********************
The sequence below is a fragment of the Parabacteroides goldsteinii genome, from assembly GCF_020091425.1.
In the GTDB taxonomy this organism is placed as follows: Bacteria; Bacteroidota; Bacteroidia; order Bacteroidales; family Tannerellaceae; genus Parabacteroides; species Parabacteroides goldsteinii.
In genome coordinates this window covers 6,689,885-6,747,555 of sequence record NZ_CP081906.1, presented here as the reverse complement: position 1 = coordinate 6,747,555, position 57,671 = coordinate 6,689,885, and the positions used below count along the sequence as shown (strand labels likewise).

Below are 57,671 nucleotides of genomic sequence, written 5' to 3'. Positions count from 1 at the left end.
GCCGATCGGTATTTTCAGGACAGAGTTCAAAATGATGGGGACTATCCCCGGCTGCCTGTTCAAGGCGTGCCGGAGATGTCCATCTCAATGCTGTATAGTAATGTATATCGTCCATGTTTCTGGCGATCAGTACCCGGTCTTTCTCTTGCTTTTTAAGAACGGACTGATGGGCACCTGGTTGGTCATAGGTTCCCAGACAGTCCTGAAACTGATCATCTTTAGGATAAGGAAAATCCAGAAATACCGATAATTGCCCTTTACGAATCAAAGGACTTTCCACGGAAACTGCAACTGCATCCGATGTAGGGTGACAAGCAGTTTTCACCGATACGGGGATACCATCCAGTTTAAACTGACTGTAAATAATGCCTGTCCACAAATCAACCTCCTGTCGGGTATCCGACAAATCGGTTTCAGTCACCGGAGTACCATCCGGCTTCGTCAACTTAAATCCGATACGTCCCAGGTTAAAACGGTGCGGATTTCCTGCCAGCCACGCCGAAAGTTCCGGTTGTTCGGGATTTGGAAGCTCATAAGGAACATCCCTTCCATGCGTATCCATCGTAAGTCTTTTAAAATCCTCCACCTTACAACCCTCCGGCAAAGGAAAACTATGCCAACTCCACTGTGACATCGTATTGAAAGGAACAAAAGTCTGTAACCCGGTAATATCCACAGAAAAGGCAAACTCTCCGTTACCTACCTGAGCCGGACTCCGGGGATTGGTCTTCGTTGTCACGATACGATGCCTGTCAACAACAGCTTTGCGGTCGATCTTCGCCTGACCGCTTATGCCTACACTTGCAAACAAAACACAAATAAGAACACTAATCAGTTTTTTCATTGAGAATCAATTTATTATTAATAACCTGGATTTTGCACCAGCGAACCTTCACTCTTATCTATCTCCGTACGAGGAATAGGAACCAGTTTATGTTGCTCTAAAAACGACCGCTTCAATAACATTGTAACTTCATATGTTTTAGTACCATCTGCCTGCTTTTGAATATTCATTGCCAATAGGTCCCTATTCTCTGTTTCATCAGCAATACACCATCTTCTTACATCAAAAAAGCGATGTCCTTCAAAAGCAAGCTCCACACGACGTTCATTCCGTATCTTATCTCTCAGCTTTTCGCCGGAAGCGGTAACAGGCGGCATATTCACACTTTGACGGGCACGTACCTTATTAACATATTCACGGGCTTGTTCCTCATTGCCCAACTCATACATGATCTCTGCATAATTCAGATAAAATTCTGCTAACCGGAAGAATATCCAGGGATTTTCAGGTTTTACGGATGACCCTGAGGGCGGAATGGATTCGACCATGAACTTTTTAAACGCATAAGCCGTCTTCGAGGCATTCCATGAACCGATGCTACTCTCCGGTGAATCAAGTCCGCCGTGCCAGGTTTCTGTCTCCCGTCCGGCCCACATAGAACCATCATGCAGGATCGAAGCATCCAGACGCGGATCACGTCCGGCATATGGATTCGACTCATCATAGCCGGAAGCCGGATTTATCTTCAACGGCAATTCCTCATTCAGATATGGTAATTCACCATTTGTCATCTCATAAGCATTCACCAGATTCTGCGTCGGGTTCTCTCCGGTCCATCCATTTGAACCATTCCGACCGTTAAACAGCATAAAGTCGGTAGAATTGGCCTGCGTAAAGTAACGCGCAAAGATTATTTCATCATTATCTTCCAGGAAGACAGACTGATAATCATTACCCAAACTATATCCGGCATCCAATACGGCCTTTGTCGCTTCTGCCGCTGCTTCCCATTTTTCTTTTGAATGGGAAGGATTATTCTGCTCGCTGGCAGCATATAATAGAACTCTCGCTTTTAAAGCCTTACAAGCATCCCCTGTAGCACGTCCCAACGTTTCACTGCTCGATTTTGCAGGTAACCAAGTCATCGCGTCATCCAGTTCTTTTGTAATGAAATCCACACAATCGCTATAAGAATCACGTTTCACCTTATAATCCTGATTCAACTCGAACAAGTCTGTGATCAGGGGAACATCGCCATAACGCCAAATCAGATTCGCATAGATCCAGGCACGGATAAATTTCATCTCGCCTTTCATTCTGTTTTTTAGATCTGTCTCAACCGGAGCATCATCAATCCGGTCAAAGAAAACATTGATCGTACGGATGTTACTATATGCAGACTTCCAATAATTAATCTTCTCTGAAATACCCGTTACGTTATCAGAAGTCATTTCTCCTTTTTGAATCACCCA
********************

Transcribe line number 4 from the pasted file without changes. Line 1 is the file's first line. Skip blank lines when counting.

Below are 57,671 nucleotides of genomic sequence, written 5' to 3'. Positions count from 1 at the left end.